"When city officials developed plans for an arts corridor along Hickory Street, they envisioned a pedestrian-friendly avenue with galleries, restaurants, music venues and public art.
"A homeless shelter wasn't in the picture.
"Meanwhile, Sons of Thunder Motorcycle Ministries was quietly housing the homeless in an East Hickory Street warehouse, in conflict with city zoning and code regulations. . . . 'A shelter wouldn't fit the image of a street dedicated to the arts, obviously,' City Council member Bob Montgomery said.
"Others say the shelter and arts corridor could coexist."
My belief is that while such services are possible within an upgraded business district, they're not necessarily ideal on the main retail/pedestrian thoroughfare -- and I'd say the same thing about medical offices, insurance offices, auto repair shops, and many other service businesses, regardless of their demographics. If you want to create a critical mass of appealing retail in a small business center, an area where people are willing to park once and walk to multiple destinations, you don't want to break up the streetscape with too many windows that don't entice people to window shop and walk in.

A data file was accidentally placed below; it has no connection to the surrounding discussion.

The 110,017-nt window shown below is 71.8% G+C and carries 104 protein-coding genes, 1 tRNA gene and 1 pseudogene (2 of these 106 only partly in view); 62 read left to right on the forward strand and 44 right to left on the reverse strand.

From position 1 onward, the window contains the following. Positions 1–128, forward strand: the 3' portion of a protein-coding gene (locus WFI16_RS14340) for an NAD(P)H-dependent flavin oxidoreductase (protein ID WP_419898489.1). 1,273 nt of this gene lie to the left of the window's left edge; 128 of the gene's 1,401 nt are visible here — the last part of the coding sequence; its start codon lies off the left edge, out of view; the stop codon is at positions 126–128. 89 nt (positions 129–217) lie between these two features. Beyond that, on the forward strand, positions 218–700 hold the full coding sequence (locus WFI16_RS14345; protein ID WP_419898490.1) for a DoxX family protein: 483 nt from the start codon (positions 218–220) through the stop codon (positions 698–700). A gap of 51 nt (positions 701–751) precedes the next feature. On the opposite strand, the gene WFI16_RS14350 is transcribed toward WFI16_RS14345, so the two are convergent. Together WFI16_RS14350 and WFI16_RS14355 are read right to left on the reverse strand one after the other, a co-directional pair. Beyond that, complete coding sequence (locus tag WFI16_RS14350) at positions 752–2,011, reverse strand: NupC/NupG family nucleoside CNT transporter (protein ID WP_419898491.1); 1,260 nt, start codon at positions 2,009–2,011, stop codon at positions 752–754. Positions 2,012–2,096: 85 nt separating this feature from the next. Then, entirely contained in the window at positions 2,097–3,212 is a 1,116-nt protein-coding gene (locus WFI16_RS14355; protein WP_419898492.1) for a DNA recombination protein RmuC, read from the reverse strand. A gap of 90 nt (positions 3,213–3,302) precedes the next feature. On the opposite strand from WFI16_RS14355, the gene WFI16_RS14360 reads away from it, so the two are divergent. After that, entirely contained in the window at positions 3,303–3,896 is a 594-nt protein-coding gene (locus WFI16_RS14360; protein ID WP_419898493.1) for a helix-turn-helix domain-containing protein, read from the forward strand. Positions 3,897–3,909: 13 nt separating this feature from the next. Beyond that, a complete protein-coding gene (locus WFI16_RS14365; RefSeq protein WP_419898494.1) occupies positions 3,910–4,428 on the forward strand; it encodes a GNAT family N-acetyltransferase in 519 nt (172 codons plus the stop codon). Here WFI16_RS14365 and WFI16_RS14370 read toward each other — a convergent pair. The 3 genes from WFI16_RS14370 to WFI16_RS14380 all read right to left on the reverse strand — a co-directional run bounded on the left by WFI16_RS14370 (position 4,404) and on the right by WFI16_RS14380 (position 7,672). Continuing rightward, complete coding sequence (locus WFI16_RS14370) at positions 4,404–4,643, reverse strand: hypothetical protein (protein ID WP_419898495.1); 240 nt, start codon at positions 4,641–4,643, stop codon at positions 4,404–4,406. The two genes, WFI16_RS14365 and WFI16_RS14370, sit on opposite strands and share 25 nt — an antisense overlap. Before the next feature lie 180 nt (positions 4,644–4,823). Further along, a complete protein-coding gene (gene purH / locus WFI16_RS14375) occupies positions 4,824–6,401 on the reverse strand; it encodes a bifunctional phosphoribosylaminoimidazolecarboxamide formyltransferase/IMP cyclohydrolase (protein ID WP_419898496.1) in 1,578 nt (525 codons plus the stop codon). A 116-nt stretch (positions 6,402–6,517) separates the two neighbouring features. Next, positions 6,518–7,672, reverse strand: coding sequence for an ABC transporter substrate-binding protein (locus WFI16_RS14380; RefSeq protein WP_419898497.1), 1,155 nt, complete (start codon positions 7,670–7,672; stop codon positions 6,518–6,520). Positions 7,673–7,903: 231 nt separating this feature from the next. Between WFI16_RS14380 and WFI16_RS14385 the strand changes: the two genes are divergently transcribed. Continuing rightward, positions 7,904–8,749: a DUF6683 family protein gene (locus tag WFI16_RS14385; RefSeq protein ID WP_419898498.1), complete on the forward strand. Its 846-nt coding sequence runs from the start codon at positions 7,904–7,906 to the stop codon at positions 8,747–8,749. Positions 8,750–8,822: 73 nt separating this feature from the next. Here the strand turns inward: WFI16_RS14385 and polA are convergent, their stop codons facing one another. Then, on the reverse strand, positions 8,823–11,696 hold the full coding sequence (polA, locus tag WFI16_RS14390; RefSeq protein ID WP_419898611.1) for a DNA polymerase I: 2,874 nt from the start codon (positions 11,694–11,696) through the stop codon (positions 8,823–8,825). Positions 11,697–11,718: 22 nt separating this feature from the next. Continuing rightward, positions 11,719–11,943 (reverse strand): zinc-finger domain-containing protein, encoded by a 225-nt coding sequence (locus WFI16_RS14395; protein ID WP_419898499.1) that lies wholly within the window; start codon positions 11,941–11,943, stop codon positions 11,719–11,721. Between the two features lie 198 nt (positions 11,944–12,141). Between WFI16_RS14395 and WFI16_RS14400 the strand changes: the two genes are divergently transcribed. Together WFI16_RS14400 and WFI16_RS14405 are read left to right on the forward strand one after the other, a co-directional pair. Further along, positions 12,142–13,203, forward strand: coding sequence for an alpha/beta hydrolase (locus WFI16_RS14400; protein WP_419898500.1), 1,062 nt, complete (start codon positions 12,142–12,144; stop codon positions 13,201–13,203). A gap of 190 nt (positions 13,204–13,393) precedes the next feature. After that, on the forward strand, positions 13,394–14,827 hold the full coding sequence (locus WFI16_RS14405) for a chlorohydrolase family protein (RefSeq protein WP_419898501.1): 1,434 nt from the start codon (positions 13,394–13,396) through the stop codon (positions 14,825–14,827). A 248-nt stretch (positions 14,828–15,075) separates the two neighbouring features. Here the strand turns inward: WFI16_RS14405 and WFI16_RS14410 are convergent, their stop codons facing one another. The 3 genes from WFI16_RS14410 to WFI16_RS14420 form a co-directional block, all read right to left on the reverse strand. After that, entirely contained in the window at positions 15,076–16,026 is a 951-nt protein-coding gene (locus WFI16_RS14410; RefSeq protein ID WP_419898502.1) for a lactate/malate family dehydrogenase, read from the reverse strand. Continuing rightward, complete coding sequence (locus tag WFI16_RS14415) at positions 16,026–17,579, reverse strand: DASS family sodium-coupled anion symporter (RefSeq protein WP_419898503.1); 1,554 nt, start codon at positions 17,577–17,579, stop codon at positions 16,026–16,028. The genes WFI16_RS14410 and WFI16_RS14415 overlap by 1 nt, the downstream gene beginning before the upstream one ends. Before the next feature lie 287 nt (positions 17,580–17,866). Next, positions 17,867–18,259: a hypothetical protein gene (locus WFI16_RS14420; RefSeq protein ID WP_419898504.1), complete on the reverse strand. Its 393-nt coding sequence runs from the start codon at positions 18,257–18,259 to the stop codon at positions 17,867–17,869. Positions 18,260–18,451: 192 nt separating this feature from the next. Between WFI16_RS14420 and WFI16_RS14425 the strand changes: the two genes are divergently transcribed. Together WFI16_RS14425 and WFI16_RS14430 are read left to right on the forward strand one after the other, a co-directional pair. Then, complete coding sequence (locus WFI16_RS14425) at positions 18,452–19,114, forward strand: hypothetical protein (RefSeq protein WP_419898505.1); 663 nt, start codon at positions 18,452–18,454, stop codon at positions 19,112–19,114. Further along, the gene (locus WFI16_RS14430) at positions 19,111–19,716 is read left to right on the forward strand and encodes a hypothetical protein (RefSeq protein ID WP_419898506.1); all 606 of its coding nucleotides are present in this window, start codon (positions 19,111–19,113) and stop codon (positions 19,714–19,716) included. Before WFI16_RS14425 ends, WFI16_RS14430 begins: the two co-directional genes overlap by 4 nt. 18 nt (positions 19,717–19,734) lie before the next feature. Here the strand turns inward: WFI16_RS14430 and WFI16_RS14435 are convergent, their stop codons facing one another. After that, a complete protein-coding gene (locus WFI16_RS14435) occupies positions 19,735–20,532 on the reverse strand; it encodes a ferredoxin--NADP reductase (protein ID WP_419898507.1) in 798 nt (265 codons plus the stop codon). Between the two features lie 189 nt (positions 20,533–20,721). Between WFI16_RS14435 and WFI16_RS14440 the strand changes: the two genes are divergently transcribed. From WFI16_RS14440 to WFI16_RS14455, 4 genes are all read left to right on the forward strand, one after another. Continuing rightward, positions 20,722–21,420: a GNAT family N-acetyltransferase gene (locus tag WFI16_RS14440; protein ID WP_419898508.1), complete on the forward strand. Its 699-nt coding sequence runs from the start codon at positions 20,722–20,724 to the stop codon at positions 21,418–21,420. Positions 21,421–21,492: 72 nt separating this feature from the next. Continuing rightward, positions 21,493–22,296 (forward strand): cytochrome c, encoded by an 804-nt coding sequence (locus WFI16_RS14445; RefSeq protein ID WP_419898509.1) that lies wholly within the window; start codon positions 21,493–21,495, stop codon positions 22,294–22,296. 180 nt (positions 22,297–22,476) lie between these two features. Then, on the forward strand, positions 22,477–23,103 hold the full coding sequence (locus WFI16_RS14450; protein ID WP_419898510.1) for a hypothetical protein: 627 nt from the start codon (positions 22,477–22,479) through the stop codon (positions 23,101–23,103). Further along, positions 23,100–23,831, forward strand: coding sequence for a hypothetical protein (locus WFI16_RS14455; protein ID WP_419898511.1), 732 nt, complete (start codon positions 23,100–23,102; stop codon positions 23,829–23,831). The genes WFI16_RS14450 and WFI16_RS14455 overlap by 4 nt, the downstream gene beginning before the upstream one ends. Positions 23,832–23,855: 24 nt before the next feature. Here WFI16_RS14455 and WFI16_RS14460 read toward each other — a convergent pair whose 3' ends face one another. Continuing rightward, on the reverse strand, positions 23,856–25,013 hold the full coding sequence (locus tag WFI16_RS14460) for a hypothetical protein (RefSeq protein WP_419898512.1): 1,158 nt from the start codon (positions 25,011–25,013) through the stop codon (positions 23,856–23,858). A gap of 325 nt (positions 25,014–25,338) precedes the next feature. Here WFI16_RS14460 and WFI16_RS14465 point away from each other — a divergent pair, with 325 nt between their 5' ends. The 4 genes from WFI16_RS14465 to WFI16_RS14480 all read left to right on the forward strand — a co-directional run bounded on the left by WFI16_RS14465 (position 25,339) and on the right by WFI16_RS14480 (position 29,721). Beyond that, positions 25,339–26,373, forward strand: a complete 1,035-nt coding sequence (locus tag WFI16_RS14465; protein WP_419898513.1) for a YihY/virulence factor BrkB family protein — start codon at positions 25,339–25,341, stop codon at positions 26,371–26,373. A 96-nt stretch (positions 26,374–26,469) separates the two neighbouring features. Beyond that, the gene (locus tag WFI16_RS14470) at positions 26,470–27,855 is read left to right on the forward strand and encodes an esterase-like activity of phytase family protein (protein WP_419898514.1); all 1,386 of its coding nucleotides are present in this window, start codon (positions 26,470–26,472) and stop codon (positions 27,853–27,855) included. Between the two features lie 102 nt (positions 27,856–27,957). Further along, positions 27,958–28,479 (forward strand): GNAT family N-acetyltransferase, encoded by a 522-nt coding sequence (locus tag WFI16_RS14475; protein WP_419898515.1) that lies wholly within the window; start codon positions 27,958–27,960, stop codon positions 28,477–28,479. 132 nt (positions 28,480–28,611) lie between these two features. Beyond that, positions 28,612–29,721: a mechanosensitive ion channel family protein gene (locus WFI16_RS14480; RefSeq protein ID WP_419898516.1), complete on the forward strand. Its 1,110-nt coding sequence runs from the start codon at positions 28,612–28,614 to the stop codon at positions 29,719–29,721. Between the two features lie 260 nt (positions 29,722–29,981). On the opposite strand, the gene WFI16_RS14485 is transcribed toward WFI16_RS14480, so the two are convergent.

It's worthwhile to watch if and how other communities handle the issue of desired business-district overhaul vs. social service needs. Denton's plans for its "corridor" include nearly $2 million in improvements, the article says. The investments are "aimed at creating a more pedestrian-friendly corridor, with wider sidewalks, lighting, trash cans, benches, bike racks, trees and flowerpots." A new commuter rail station is likely for the area as well, which could draw more people to the avenue -- just as the commuter rail station in Framingham could, but doesn't, draw many more people to the downtown business district. Framingham's doesn't now mostly because there's no appealing streetscape between the rail station, parking and stores. That should be a major priority in any plans to revitalize downtown Framingham.